We believe culture-led placemaking must drive the debate on urban growth and help provide a focus for the economic, social and cultural benefits this scale of development can bring to Sydney. This is also a time for big global ideas. Perhaps Sydney becomes the ‘Outdoor City’, the ‘Ideas City’ or the ‘Tech City’ as we watch with admiration (and not a little trepidation) the plans to remodel the city’s boundaries, re-inventing new city districts such as Barangaroo, Green Square and Parramatta and the reimagining of former industrial areas like White Bay. But how can the teams responsible for the remapping of the city draw from the wellspring of creative energy that resides in this unique bay city of sports and festival, outdoor lifestyles, health and wellbeing, diversity and culture—and are there a new generation of city savvy urbanists drumming the beat for Sydney as it changes both physically and conceptually?

Sydney can certainly learn from other world cities. In Costas Spirou and Dennis R Judd’s new book Building the City of Spectacle 3 they anoint Chicago as the ‘City of Spectacle’ and in particular the successful reimagining of ‘Millennium Park’ as the flag bearer for a ‘culture-led’ approach to regeneration, that turned bridges into sculpture, fountains into social commentary and landscaping into the front garden of this Architectural City. This was ‘culture as catalyst’: using the arts as a means to explain and deliver other agendas, such as inclusive public space, promotion of health and wellbeing or promotion of community cohesion and local socio-economic development. A decade later, the transformation of other forgotten and neglected industrial wastelands has provided the High Line in New York and King's Cross in London, each offering proof that culture can be a critical ingredient when planning a modern city.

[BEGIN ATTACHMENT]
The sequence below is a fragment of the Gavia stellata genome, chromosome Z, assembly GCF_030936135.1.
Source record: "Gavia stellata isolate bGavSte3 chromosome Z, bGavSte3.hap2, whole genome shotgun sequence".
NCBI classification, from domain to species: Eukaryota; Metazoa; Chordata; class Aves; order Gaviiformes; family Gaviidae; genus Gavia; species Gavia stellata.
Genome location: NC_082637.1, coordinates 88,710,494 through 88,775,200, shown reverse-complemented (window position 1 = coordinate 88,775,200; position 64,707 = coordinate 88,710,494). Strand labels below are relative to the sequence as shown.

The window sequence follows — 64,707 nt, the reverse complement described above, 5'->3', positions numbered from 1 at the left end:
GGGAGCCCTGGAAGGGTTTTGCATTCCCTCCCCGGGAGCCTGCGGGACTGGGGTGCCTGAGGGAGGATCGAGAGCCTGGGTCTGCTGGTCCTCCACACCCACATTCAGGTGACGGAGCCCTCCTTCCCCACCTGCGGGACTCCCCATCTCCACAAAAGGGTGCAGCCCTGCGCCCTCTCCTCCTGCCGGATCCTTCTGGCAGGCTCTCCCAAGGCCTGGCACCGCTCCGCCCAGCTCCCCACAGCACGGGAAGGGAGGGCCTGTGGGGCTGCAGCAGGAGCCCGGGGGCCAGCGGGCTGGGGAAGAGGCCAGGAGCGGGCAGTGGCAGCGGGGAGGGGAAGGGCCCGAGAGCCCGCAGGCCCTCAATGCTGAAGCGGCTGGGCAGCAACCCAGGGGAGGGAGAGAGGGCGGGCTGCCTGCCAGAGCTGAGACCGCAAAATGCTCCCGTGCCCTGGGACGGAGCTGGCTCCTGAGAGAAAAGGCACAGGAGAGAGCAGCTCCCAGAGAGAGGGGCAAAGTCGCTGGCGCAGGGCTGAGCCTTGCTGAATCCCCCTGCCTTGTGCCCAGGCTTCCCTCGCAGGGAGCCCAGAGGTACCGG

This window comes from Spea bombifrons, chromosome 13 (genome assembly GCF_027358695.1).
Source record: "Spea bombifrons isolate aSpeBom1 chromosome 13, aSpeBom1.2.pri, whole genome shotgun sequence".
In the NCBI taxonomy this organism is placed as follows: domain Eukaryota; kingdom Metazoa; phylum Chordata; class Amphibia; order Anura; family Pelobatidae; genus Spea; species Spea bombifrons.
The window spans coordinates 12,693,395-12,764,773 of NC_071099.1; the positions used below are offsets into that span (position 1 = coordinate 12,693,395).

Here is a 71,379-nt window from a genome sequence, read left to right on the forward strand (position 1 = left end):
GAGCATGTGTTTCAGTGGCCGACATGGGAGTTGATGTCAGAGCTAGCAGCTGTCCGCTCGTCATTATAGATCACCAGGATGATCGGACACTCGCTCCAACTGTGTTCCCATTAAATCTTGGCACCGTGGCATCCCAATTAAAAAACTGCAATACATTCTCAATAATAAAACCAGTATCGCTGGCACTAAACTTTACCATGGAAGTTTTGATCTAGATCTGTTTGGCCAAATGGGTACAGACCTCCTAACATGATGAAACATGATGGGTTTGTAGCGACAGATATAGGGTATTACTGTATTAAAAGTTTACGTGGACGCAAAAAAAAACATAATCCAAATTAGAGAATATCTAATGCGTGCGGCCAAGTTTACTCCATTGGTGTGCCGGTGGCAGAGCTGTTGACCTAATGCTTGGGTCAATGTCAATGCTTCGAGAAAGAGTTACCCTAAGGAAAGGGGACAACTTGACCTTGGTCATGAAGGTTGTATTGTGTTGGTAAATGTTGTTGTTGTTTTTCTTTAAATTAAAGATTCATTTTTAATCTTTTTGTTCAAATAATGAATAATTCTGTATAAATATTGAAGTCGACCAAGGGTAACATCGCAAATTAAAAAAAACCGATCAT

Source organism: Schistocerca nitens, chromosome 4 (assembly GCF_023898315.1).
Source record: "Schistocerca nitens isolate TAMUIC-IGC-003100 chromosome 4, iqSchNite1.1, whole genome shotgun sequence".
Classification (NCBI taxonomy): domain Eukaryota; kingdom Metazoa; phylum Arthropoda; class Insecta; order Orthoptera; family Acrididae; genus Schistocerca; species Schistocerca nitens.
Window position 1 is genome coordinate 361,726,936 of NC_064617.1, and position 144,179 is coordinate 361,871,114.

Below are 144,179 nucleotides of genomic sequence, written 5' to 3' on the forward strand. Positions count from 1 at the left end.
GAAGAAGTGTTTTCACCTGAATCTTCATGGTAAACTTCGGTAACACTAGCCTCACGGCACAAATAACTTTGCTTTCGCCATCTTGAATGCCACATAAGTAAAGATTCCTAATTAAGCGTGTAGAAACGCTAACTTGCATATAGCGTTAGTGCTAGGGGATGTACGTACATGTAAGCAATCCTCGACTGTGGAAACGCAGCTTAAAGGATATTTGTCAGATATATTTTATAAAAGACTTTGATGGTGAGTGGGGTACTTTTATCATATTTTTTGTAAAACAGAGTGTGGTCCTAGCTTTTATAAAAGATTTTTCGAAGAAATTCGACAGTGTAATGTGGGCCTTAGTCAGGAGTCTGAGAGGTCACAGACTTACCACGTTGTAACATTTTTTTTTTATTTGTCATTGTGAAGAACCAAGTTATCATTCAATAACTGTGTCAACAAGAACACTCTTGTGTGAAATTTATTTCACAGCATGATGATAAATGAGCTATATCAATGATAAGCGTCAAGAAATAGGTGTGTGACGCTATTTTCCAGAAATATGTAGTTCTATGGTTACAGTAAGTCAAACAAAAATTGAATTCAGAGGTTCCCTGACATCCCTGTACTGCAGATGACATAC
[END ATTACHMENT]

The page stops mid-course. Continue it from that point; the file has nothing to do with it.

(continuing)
An important point to make here is that it’s not just about the public sector leading the way—we are in this together. It is time to consider the developer as a cultural brand. After all, they’re already investing in architecture, infrastructure and landscape, in new shops and offices, in street furniture, public art, road systems, parks and public spaces. It’s time for intelligent discussions about how to bring an ambitious cultural mix, including galleries, museums, libraries, studios, creative industries and theatres into our residential mixed use and commercial developments. In a world where the interchange of disciplines is becoming the norm, there is a need for new disciplines to join the developer, masterplanner, engineer and other experts. New creatives can be involved in the reimagining of bridges, buildings and the urban landscape and in doing so, change the way we inhabit our cities. Imagine the city as a gallery without walls, a creative dialogue between developer, planner, architect and artist. In the new Cultural City only originality, content and authenticity matter. Now is the time for urban theatre at street level, with experience and encounter driving the design of new city quarters. In the UK this approach has led to the new global businesses choosing different locations for their HQs. Apple is moving to the iconic Battersea Power Station in the new creative district of Nine Elms and Google has chosen King's Cross for their new headquarter building. These are global brands moving to new parts of London, abandoning the established commercial districts of the City of London and Canary Wharf.

This approach of ‘culture as business’ is challenging developers to look differently at their economic model. The time of the Cultural City is upon us and yet culture is still frustratingly peripheral to our urban planning process. The top-down model persists: a pyramid culture, with the developer and the architect at the top offering ‘vision and the solution’. Our contention is that the pyramid needs to be upturned, with vision, narrative, content and communities at the top, providing a trickle down narrative to those whose job it is to design and deliver our urban centres.